Nutrient content claims contribute confusion, not clarity
Plant-based players and others also are not happy with the agency’s suggestion to use a nutrient content claim to underscore the differences between their products and dairy milk, but for different reasons.
The American Beverage Association argues the recommendation PBMAs disclose on the primary display panel nutrients that are present at lower levels than in traditional dairy milk “has no statutory or regulatory basis, is inconsistent with FDA’s nutrient content claims regulations, is not an efficient approach to facilitate nutrient comparisons across products and risks increasing confusion rather than providing clarity.”
It explains that such nutrient content claims, if added, “risk misrepresenting the overall nutritional profile of a PBMA causing consumer confusion, not clarity.”
A better approach, it adds, would be to direct consumers to the Nutrition Facts Panel for more detailed information, which would paint a complete picture and be consistent with existing regulations.
This strategy also removes the assumption that consumers who buy PBMAs want beverages that are nutritionally equivalent to dairy milk, when the reasons that consumers choose PBMA or dairy milk vary widely, ABA says.
“The nutritional role PBMAs are expected to fill is heavily context-dependent,” it adds.
Dairy is not the gold standard, argues the Physicians Committee for Responsible Medicine
The Physicians Committee for Responsible Medicine goes one step further – noting that many consumers who choose PBMAs do so because they are trying to avoid nutritional aspects of dairy milk – such as saturated fat or additional calories.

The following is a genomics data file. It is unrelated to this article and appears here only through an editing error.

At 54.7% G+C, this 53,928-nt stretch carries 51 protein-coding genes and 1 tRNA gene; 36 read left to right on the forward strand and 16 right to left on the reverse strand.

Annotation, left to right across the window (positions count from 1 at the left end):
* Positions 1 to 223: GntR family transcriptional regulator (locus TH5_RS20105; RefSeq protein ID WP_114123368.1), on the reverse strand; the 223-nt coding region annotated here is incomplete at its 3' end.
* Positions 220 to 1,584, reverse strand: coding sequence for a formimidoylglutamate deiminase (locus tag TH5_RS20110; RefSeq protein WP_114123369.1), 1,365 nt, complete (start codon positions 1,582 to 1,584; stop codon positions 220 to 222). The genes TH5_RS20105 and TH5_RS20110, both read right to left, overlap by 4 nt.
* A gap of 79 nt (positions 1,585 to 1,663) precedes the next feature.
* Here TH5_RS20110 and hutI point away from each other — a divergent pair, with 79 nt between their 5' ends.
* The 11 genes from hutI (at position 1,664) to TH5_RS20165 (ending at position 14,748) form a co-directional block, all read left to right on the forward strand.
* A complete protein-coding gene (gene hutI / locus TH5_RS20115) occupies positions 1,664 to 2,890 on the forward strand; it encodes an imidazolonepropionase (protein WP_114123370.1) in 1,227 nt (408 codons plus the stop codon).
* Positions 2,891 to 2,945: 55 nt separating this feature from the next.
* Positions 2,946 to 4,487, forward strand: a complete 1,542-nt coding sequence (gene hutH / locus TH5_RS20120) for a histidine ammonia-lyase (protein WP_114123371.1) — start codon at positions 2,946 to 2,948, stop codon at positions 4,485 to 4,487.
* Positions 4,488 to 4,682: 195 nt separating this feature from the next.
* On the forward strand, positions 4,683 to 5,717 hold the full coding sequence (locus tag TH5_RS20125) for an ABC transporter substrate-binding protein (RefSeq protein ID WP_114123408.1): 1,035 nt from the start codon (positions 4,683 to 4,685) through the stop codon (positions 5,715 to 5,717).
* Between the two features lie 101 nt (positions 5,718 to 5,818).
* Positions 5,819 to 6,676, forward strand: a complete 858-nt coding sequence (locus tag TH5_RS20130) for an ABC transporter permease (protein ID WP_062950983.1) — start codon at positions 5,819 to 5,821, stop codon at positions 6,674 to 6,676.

It also argues that plant-based milks can easily fortify their products with equivalent vitamins and nutrients as are found in dairy milk, just as dairy milk is fortified with vitamin D.
“Milk provides no nutrients that cannot be found in other sources. Protein, for example, a macronutrient often touted as necessarily needing to come from milk consumptions can easily be sourced from other foods and drinks (like soy milk),” it adds.
ABA also argues that requiring plant-source qualifying language is overly restrictive and unnecessary and will contribute further to confusion as ingredient combinations become more complicated in the future. Already, some plant-based milks combine several key ingredients rather than relying on just one, such as oat or almond.
Racial equity rises as a concern
The Physicians Committee for Responsible Medicine uses the draft guidance as a door to critique the American Dietary Guidelines’ recommendation to include three servings of dairy per day.
“The DGA have unnecessarily and unscientifically centered dairy milk as a nutritional norm in American dietary patterns, and in doing so have consistently failed to address racial equity,” it argues.
“Lactose intolerance is normal and is particularly prevalent among specific populations of color: approximately 95% of Asians, 60% to 80% of African Americans, 80% to 100% of American Indians and 50% to 80% of Hispanics, according to the National Institutes of Health,” the group notes. The guidance, therefore is “intentionally or not – racially biased,” it concludes.
Other stakeholders interested in commenting on the guidance have until July 31 to do so and should reference the Docket: FDA-2023-D-0451.